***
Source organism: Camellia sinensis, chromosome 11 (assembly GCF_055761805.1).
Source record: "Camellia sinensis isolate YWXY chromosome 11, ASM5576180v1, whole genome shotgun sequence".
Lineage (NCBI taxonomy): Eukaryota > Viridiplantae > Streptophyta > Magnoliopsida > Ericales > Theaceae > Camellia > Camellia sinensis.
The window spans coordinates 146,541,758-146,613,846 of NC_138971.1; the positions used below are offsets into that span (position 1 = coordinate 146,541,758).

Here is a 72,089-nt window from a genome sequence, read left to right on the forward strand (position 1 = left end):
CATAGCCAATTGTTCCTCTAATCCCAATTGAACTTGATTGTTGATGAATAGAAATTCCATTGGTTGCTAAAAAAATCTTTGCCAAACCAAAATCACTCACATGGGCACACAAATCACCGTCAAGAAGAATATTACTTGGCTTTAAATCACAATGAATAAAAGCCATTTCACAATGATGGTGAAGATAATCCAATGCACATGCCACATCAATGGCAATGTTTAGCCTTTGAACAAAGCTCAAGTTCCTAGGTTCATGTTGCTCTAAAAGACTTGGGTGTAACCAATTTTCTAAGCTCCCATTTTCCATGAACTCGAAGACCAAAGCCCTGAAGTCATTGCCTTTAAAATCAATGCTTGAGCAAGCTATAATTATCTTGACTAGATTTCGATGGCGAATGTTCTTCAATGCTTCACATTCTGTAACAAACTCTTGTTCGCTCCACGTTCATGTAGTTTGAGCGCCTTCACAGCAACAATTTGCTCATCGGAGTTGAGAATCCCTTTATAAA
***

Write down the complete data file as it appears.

Source organism: Camellia sinensis, chromosome 11 (assembly GCF_055761805.1).
Source record: "Camellia sinensis isolate YWXY chromosome 11, ASM5576180v1, whole genome shotgun sequence".
Lineage (NCBI taxonomy): Eukaryota > Viridiplantae > Streptophyta > Magnoliopsida > Ericales > Theaceae > Camellia > Camellia sinensis.
The window spans coordinates 146,541,758-146,613,846 of NC_138971.1; the positions used below are offsets into that span (position 1 = coordinate 146,541,758).

Here is a 72,089-nt window from a genome sequence, read left to right on the forward strand (position 1 = left end):
CATAGCCAATTGTTCCTCTAATCCCAATTGAACTTGATTGTTGATGAATAGAAATTCCATTGGTTGCTAAAAAAATCTTTGCCAAACCAAAATCACTCACATGGGCACACAAATCACCGTCAAGAAGAATATTACTTGGCTTTAAATCACAATGAATAAAAGCCATTTCACAATGATGGTGAAGATAATCCAATGCACATGCCACATCAATGGCAATGTTTAGCCTTTGAACAAAGCTCAAGTTCCTAGGTTCATGTTGCTCTAAAAGACTTGGGTGTAACCAATTTTCTAAGCTCCCATTTTCCATGAACTCGAAGACCAAAGCCCTGAAGTCATTGCCTTTAAAATCAATGCTTGAGCAAGCTATAATTATCTTGACTAGATTTCGATGGCGAATGTTCTTCAATGCTTCACATTCTGTAACAAACTCTTGTTCGCTCCACGTTCATGTAGTTTGAGCGCCTTCACAGCAACAATTTGCTCATCGGAGTTGAGAATCCCTTTATAAA